So I’m sat on a plane being a prick…actually, let me elaborate—I’m sat in first class between PDX and Chicago’s O’Hare airport enjoying those precious inches of leg room, pondering on recent print victories, thinking about invoices I need to fire off for work from months ago and thinking about my great time at Nike WHQ. I was marinading in a state of self-satisfaction, just pondering as to how exactly I found myself in that situation but with an unhealthy lack of humility—that’s prick behaviour. While I was hardly bellowing about my marvelous state-of-living, I must have been exuding an aura of smugness. Had I seen me I would have clenched my fists in rage, but I was too busy pleasantly dazed in the moment for any semblance of introspection.
On steps a rangy six-foot-something middle-aged man who takes the window seat to my right. Looking like your friend’s chatty dad, he’s wearing a Columbia branded shirt and the semi-uniform somehow manages to be both crumpled and clinical with a dress-down medical look. Clocking the feature on breast reconstruction in the copy of Wired that’s currently subject to my pre-takeoff browse, small talk escalates like a forest fire into loftier matters of subsidised healthcare, pharmaceutical company interests, sustainable agriculture and the rise of the right. At six in the morning I’m finding it a challenge not to be that person you cringe at during an eavesdrop—the one who can only muster “Really?” and “Wow!” as they attempt to steer a conversation back to their comfort zone.
The branding on my co-passenger’s shirt distracts me. As he explains in a measured manner as to why diesel beats hybrid electric vehicles on a number of levels (mileage, cost and convenience being just three that I recall), the Columbia name reminds me of Tom Penny’s boots. My mind drifts in and out of the conversation and I’m tactically nodding. What he’s saying is interesting, but my already-tattered attention span has been chipped away by a night of barely sleeping, interrupted by flight anxiety, precautionary lamps (just in case I got too comfortable), the periodic sounds of unloaded crates on the street below and a recurring infomercial for Shake Weight—a dumbbell program that’s got a faint masturbatory edge to it.
He’s still explaining those vehicular benefits and I’m slipping into slack-jawed yes-man mode as I ponder cold weather apparel and Columbia’s new heated boots. Was it AG who decried Timbs for something? Was it for racism or ubiquity? Didn’t he rap about switching to North Face or Columbia instead? I’m aware that I’m pondering crap, but it’s in full fragmented flow right now and I’m fully aware that it’s happening, yet I still need to maintain a conventional conversation too. We’re onto the cost of medicine here and without a hint of ego, my co-passenger mentions that he’s a physician at a children’s hospital. It’s not bravado or one-upmanship—it’s necessary to the topic, as his specific knowledge of pill prices would be a little unnerving otherwise. I’m still mentally attempting a multitasking operation and now the fuzzy DITC footwear recollections are interspersed with low-level panic regarding the effects on my sleep patterns of a substantial layover that’s looming.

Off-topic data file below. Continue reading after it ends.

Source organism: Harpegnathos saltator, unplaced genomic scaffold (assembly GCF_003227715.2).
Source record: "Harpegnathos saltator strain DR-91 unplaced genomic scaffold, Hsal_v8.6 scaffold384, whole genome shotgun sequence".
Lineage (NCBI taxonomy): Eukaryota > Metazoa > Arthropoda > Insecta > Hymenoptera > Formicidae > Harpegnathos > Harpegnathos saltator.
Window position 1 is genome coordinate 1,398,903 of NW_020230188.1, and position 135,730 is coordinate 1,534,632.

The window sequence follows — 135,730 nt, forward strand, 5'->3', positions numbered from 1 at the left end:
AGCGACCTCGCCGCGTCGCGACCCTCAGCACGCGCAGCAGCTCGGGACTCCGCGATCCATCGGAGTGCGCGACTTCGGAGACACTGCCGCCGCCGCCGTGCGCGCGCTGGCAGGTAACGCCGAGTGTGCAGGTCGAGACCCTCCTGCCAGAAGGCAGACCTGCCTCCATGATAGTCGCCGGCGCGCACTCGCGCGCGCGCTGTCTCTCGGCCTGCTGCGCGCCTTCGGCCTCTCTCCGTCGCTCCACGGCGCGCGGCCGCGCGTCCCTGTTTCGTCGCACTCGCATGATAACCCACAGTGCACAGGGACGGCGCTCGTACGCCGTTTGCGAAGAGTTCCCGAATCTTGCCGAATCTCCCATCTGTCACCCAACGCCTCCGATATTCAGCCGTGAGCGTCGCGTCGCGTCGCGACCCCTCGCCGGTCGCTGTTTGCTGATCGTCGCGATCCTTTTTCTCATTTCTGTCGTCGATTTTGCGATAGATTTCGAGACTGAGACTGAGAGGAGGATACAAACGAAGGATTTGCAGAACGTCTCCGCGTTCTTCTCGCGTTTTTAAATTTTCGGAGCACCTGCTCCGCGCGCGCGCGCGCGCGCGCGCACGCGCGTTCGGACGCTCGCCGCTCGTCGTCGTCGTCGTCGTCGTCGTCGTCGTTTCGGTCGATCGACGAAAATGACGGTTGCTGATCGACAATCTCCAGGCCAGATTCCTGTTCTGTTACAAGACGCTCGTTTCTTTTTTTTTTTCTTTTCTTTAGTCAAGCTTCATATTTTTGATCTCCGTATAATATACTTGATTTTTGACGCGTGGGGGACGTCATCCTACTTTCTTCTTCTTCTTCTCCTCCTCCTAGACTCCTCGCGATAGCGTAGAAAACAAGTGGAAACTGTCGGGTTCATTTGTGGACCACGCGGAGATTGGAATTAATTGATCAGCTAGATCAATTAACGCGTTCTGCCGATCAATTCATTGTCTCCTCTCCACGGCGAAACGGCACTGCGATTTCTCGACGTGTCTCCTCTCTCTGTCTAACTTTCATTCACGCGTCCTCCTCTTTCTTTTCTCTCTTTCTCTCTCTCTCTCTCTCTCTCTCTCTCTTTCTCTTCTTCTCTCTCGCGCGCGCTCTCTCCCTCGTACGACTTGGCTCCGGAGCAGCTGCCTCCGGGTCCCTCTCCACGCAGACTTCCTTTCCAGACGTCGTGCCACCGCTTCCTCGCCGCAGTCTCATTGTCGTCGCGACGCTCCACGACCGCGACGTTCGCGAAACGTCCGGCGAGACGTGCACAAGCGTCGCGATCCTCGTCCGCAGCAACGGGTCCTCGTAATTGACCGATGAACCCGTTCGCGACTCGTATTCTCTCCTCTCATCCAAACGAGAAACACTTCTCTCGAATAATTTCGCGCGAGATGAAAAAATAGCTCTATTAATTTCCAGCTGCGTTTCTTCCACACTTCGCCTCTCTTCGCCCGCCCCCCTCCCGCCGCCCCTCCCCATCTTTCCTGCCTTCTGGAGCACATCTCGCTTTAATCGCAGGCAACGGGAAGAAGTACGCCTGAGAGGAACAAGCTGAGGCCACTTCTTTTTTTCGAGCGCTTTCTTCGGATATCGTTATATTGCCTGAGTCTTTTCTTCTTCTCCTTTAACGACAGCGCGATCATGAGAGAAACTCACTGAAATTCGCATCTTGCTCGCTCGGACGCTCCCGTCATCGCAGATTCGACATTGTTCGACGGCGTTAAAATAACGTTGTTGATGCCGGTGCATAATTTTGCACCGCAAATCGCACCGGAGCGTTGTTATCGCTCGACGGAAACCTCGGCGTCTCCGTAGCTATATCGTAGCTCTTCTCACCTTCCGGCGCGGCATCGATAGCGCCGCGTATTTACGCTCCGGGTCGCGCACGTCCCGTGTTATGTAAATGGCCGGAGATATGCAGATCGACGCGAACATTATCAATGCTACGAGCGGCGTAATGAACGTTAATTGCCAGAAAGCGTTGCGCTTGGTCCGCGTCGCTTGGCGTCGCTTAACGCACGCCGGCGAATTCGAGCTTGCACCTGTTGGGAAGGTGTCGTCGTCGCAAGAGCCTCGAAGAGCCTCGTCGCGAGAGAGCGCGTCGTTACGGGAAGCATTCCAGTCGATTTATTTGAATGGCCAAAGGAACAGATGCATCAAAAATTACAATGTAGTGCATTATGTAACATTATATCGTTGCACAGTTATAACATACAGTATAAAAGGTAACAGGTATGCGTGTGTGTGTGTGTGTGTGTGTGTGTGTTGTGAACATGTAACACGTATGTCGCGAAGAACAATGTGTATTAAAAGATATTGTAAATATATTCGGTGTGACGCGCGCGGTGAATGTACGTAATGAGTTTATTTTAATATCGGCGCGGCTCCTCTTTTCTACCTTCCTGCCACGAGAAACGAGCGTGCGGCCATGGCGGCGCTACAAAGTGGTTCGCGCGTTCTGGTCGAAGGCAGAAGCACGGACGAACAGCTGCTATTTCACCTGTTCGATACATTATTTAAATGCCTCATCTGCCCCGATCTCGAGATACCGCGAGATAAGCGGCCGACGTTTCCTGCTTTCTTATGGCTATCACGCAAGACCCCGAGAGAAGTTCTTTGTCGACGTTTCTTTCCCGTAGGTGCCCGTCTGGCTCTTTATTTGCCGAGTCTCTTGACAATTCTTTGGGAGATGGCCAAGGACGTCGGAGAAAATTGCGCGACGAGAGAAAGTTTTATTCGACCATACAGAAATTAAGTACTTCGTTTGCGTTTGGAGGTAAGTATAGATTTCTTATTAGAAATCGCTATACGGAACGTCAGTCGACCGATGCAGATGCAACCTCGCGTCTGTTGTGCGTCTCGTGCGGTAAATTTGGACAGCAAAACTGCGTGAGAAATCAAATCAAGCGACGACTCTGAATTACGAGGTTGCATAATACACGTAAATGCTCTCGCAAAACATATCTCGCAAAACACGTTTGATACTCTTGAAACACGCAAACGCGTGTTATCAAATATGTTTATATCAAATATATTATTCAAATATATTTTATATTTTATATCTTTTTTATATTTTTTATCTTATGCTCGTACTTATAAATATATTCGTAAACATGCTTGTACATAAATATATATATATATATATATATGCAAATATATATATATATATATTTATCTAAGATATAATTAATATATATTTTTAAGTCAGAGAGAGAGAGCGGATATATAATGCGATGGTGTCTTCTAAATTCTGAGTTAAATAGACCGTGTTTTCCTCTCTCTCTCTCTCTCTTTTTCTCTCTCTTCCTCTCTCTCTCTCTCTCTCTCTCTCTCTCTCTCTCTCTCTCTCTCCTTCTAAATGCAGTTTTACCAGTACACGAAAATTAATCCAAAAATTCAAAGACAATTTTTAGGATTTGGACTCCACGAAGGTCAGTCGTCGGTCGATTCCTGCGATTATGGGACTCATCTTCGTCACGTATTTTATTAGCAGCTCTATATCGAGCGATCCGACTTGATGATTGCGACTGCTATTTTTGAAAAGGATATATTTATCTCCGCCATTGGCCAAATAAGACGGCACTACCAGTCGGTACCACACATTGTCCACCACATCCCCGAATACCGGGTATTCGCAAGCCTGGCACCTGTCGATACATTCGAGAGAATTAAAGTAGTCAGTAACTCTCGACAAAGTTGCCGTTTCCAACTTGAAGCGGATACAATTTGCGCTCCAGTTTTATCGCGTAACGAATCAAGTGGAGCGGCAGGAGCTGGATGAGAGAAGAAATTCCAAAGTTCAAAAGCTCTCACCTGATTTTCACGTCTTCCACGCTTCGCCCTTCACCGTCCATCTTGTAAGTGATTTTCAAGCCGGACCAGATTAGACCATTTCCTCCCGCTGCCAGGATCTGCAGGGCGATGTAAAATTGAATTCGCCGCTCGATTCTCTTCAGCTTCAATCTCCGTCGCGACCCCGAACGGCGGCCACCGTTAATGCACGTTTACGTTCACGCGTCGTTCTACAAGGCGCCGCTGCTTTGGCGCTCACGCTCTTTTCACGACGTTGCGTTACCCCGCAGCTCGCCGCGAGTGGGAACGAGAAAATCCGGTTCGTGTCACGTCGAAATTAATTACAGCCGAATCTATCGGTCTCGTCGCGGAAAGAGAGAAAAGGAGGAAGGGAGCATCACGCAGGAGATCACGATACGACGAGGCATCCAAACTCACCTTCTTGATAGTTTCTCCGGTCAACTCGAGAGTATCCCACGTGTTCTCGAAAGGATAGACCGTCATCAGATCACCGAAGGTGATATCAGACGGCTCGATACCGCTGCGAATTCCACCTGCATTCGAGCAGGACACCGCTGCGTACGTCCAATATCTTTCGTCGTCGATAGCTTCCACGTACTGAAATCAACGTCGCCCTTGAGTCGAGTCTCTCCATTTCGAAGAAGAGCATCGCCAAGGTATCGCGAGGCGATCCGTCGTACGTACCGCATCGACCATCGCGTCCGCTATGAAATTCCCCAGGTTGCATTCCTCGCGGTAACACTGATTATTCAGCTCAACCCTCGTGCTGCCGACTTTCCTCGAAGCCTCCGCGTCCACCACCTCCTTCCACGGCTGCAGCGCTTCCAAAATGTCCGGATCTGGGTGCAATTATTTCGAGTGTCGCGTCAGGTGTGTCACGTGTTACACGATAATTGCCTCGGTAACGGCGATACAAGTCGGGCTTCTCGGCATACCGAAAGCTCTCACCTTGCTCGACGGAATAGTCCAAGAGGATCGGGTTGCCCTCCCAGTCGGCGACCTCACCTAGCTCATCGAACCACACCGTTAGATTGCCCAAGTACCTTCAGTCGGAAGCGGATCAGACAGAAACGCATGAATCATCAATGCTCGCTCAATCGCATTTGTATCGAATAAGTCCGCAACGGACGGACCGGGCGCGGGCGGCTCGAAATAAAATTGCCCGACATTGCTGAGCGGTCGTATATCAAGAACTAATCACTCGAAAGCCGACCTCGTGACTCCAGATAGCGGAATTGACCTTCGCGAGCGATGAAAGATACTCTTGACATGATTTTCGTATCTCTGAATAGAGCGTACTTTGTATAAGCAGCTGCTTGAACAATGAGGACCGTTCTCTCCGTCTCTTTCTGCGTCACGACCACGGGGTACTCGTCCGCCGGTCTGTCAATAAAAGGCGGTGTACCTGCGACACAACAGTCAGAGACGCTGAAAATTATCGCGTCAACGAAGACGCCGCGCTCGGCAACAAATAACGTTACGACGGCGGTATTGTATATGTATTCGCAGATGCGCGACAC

“Of course, it could be worse,” says my co-passenger, “at least it’s not Tanzania!” I’ve heard Tanzania’s not a lot of fun but my mind still wanders. I need to update my blog the next day. I need to prepare to write a lookbook I’d pledged to get started on. I’ve got some materials to transcribe in order to create some urgent press releases. I need to fire off some emails. I am a busy man. Then my window seat friend tells me how he volunteers in Tanzania, helping with medication in small villages. Again, he explains this matter-of-factly with no trace of arrogance. He’s not fishing for a high-five or a “Good for you! There should be more like you out there.” He mentions it as if it’s a human duty to help those significantly less fortunate. At home, he rarely sees a child death at the institution he’s based at—you see, humans are hardy creatures.
In Tanzania it’s not rare to see a few children die a day, but he gives out a medication that pregnant women with HIV can take that to protect a baby from the virus, even if it often makes the HIV-infected father suspicious that his wife may have been sleeping around to have given birth to a non-HIV son or daughter. Apparently Tanzania’s complicated like that. I’ve stopped pondering WordPress and monies owed by this point. My nameless travel companion once spent a week talking a wealthy former president of the country into donating a few thousand dollars and participating in a fund and awareness raising exercise, but he wanted payment, first class flight tickets, plus running shoes and uniforms for him and his entire entourage which rendered the whole exercise pointless. Still, my new friend is off to Brussels to talk to potential investors in his holiday time before heading to Tanzania again.
As we descend, he politely asks me what I do for a living—in response, I lie about my occupation.
These should have been released. Made for the Winter Olympics in Vancouver earlier in the year and featured on the Vanity Fair site, the Nike SFB Heater heated up for five hours when you clicked the maple leaf adorned button. Presumably costs kept them in the promo-only zone. They were featured on Vanity Fair’s site.